Moving to the cloud for the right reasons

Many failed forays into the cloud begin with a poorly conceived notion of what the cloud is actually good for

About two years ago, I suggested the cloud had jumped the shark -- not in the sense it had ceased to become an important part of the future of IT, but that the hype surrounding it had reached such a fever pitch that what it means to be "in the cloud" had almost become meaningless. I've been surprised to find that the hype has not died down.

If anything, the fact that cloudy infrastructures haven't experienced the worst of the gloom and doom that initial cloud detractors spread has piqued interest in cloud-based technologies. However, as in the past, nailing down exactly what the cloud is and, more important, how best to leverage its benefits is still challenging for many people.

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In discussing the cloud with clients and colleagues alike, I've found it's helpful to look at the full range of cloud-based services available in the marketplace today as a collection of tools that add to -- not replace -- the on-premise IT toolbox you may already have. I put a great deal of emphasis on selecting the right tools for the job, and looking at the cloud is no exception. Of course, selecting the right tool requires that you have a specific job in mind. Otherwise, you risk putting the cart before the horse in an attempt to bend a problem to fit the solution -- a situation that rarely ends well.

Although I believe the cloud is overhyped, there's no denying the range of cloud offerings available in the marketplace today have amazing capabilities. Tremendous scalability, elasticity, and always-on connectivity coupled with pay-as-you-go pricing are only a few of the benefits you can reap. However, not every IT challenge can effectively take advantage of those benefits. But some can.

A good reason for using the cloud: Dealing with poor WAN connectivity

Despite what the ads tell you, many of us still do not have access to reliable, high-bandwidth WAN connectivity. I spend most of my time in northern New England, and although things are improving slowly, many areas still can't get much beyond bonded T1 circuits. For multisite businesses or those with many external or traveling employees, this limited connectivity can be a difficult to address. Although deploying on-premise equipment may be easy, providing high-quality access to that gear may not be.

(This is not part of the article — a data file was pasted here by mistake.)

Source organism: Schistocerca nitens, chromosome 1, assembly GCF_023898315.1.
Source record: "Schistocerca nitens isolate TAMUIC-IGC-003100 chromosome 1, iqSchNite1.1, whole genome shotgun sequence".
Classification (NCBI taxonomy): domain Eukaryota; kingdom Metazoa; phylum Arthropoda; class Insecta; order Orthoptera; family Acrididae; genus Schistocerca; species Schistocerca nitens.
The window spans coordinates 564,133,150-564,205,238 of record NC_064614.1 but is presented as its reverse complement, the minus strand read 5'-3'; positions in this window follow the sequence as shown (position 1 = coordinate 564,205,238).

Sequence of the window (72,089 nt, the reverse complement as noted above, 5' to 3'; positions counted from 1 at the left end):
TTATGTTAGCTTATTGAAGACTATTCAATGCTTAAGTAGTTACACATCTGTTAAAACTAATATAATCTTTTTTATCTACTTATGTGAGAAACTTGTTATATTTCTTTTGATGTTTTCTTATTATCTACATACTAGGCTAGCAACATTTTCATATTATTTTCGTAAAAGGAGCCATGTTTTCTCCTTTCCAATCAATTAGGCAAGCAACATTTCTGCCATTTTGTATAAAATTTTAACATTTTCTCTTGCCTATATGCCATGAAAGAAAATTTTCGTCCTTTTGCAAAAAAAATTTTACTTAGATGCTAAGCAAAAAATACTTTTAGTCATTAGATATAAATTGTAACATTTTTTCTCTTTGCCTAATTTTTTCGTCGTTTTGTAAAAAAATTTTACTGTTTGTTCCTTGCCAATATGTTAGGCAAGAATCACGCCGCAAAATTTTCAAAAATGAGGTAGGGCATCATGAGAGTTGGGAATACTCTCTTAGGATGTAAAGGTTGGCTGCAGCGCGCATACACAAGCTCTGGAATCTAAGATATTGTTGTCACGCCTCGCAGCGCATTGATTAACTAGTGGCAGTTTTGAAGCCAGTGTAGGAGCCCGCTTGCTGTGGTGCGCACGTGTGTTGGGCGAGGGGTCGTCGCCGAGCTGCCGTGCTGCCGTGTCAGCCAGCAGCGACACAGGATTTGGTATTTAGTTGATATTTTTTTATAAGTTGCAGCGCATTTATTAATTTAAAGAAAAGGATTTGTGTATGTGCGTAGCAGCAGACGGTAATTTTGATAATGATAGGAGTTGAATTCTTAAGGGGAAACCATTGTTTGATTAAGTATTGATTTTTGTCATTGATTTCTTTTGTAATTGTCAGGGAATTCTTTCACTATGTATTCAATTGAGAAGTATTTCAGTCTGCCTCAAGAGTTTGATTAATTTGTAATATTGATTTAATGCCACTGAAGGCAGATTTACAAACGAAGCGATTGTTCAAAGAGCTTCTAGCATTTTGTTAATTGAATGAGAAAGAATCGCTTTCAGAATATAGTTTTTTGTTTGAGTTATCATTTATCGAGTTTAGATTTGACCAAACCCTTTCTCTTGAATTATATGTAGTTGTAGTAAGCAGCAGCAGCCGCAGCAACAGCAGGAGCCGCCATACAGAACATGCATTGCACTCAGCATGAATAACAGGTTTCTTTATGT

In many cases, you can handle this situation by using cloud services to host parts of the infrastructure that remote sites or traveling workers rely on heavily. That may be as simple as migrating to a SaaS CRM application such as, or it could mean extending your on-premise infrastructure into the cloud and hosting some of your servers and software there. Of course, the cloud isn't the only solution to that connectivity problem: Renting space in a colocation facility and installing your own hardware can provide many of the same benefits, although without the scalability advantages.

A good reason for using the cloud: Dealing with poor facilities

As business continues to rely more and more on IT to get work done, the breadth and depth of the applications IT must provide to users has grown substantially. That strains many IT organizations.

The closet that six or seven years ago might have had two servers, a switch, and a firewall sitting on a shelf might now be jam-packed with servers, have inadequate cooling, and put up with limited options for delivering clean power. The thought of investing the kind of capital necessary to build a real server room where one might not have previously existed (or, for larger organizations, expanding an existing one) is often an excellent motivator for finding other options.

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